Clearly though such a charge does not square with the ALJ's treatment of this case. The ALJ made not a single legal error. He identified the pertinent rules and regulations. He referred to the 1997 National Coverage Determination, but recognized that he was not bound by it, as it had no retroactive effect. Further, he acknowledged HCSC's Local Medical Review Policy on cryosurgery of the prostate that was in effect during the relevant time period. A policy that he was required to consider, but which he was not required to follow.

HCSC's policy in 1995 that cryosurgery of the prostate was not covered by Medicare Part B because the procedure was experimental and investigational evinces that cryosurgery of the prostate was indeed experimental and investigational on March 27, 1995. (R. at 100.) The American Urological Association's description of cryosurgery of the prostate in 1995 as "experimental and investigational" also evinces that cryosurgery of the prostate was indeed experimental and investigational on March 27, 1995. Lastly, the 1997 National Coverage Determination that "cryosurgery of the prostate cannot be considered reasonable and necessary under [42 U.S.C. § 1395y(a) (1) (A)]" due to the lack of proof demonstrating the effectiveness of the procedure evinces that cryosurgery of the prostate was indeed experimental and investigational on March 27, 1995. All of this evidence was expressly relied on by the ALJ to make his decision. After reviewing the entire record, we find that this collection of evidence *1000 constitutes substantial evidence to support the ALJ's decision.

The evidence that Smith sets forth to attack the ALJ's decision is insufficient for the reasons stated in the hearing officers' decisions, the ALJ's decision, and the Secretary's Motion for Summary Judgment. The reality that cryosurgery of the prostate was safe, effective, and necessary in Smith's particular case, a point that no one has ever contested in this litigation, does not compel the conclusion that the procedure was a reasonable and necessary form of treatment for Smith's prostate cancer on March 27, 1995, under Medicare law. A form of treatment may be necessary and completely successful in a particular case yet still be per se unreasonable and unnecessary under 42 U.S.C. § 1395y(a) (1) (A) if the treatment is properly deemed experimental and investigational as a general rule by someone with the authority to do so. See Wood, 246 F.3d at 1032; Goodman v. Sullivan, 891 F.2d 449, 451 (2d Cir.1989).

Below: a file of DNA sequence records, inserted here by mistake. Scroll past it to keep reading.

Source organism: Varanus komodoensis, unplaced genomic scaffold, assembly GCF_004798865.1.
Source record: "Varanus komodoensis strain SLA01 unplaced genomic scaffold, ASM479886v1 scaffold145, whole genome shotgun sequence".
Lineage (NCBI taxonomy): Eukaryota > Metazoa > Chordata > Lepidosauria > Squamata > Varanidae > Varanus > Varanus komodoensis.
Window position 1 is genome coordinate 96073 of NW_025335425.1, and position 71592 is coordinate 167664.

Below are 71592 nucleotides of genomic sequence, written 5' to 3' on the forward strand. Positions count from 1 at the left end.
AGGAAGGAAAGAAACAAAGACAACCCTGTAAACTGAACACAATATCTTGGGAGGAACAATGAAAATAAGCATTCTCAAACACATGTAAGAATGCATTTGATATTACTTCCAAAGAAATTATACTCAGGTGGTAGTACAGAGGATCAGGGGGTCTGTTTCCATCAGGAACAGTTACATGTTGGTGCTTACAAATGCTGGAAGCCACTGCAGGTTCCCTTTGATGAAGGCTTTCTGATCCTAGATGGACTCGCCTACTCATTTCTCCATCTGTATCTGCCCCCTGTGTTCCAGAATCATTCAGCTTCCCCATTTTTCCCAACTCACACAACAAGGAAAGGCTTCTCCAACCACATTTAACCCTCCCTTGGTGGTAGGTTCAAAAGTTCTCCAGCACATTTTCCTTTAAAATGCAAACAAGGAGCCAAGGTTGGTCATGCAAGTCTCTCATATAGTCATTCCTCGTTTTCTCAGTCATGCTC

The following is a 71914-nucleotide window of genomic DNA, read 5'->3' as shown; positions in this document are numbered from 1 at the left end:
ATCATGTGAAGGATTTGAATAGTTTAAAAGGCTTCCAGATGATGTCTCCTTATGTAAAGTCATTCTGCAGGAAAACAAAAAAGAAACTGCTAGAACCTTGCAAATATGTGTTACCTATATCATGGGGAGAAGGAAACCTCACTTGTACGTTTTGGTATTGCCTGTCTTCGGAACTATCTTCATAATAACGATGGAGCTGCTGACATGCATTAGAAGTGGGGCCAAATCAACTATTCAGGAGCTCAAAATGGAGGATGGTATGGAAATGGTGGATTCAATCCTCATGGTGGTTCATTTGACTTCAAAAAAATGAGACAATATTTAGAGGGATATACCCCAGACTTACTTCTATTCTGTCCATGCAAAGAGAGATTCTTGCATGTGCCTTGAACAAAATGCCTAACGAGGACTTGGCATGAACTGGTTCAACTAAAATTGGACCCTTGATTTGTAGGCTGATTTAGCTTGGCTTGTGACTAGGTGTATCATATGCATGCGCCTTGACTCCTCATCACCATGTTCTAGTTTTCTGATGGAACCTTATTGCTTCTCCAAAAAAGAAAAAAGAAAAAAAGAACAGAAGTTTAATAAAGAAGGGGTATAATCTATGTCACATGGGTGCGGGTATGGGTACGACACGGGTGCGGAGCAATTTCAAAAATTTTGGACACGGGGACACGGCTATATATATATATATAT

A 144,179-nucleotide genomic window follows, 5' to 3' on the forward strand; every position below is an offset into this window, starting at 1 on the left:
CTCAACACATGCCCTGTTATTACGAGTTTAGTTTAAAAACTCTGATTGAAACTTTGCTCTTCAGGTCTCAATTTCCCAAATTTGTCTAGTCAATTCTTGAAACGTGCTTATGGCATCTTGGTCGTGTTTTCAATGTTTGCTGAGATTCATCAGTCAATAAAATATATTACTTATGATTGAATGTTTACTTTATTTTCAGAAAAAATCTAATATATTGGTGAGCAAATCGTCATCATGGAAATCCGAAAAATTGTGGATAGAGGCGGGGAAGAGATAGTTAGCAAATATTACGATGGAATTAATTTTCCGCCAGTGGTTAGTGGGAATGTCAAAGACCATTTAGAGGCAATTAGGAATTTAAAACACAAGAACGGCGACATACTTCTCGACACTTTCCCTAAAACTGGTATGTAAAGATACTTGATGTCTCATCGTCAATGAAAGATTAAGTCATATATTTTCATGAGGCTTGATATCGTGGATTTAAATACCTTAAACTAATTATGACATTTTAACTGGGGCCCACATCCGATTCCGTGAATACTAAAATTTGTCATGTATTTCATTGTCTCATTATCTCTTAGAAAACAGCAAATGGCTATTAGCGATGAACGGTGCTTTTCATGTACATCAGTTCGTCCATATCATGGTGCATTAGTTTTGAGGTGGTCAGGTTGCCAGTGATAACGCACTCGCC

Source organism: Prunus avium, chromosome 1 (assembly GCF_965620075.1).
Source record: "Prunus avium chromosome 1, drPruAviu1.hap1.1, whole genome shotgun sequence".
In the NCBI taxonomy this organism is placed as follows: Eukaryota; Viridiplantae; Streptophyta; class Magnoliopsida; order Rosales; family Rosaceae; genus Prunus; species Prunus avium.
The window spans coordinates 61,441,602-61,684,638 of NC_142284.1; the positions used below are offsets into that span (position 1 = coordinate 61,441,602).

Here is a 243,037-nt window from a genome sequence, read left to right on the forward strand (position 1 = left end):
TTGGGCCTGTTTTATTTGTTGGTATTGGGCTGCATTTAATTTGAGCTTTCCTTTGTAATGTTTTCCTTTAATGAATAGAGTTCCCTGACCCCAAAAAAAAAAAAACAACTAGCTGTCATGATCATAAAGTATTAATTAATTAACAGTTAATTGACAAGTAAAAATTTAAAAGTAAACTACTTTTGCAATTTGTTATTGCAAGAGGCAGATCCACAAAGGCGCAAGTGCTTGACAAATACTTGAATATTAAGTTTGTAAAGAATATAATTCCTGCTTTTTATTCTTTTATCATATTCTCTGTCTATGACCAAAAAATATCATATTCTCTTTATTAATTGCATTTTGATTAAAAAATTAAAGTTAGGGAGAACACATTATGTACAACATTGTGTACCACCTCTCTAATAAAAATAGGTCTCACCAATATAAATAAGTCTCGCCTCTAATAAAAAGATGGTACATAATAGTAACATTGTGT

Significantly, Smith provides no argument or evidence to directly challenge HCSC's 1995 policy that cryosurgery was per se unreasonable and unnecessary to treat prostate cancer. Presumably, the policy embodied the majority view of Illinois health care providers in 1995, based on the strongest evidence possible, including published literature and clinical studies. (See Secretary's Mot.Summ.J.Ex. B at 6-7.)[3] It was Smith's burden to show otherwise. See Wilkins v. Sullivan, 889 F.2d 135, 139 (7th Cir.1989); Friedman v. Secretary of Health & Human Servs., 819 F.2d 42, 45 (2d Cir.1987). Nor does Smith provide any argument or evidence to directly undermine the basis of the American Urological Association's 1995 opinion that cryosurgery of the prostate was "experimental and investigational," an integral component of the ALJ's decision, conceivably a component of HCSC's 1995 policy.

The ALJ properly evaluated and discounted Smith's evidence of non-Illinois carriers' policies, non-Illinois administrative law judges' decisions, and certain physicians' opinions on the effectiveness and safety of cryosurgery of the prostate. Smith's evidence, coupled with the evidence relied on by the ALJ, reflects a diversity of opinion between 1995 and 1999 on the propriety of cryosurgery of the prostate. Illinois Medicare policy pointed in one direction, while some other states' Medicare policies pointed in the other. The ALJ evaluated Illinois Medicare policy, which was based on generally accepted medical standards in Illinois. Accordingly, positions taken in other states, based on those states' generally accepted medical standards carried little, if any, weight. See Wood, 246 F.3d at 1033. Along these same lines, the decisions of other administrative law judges who analyzed non-Illinois Medicare policies also properly received little weight.[4] Finally, we note that some of Smith's evidence is simply too remote in time from March 27, 1995, to have an effect on the outcome of this case. See Goodman, 891 F.2d at 451 (involving a plaintiff who underwent a MRI several months prior to when the procedure became covered under Medicare). The momentous date in this case is March 27, 1995, when Smith had surgery. The more we stray from that date and the closer we come to present day, the less important Smith's evidence becomes. Advances in technology are made each day.

 
*1001 V. Conclusion

For the reasons stated, this Court recommends that Smith's motion be denied.

February 21, 2002.

NOTES

[1] This matter comes before this Court pursuant to 28 U.S.C. § 636(b) (1) (B) and Local Rule 72.1 for a report and recommendation.

[2] Smith does not dispute the ALJ's finding with regard to 42 U.S.C. § 1395pp.

[3] See also Arruejo v. Thompson, No. CV-00-2402(JG) (SMG), 2001 WL 1563699, at *4 (E.D.N.Y. July 3, 2001) (discussing Local Medical Review Policies).

[4] Regardless of its state of origin, a decision by an administrative law judge does not bind another administrative law judge in a different case. See 42 U.S.C. § 405(h).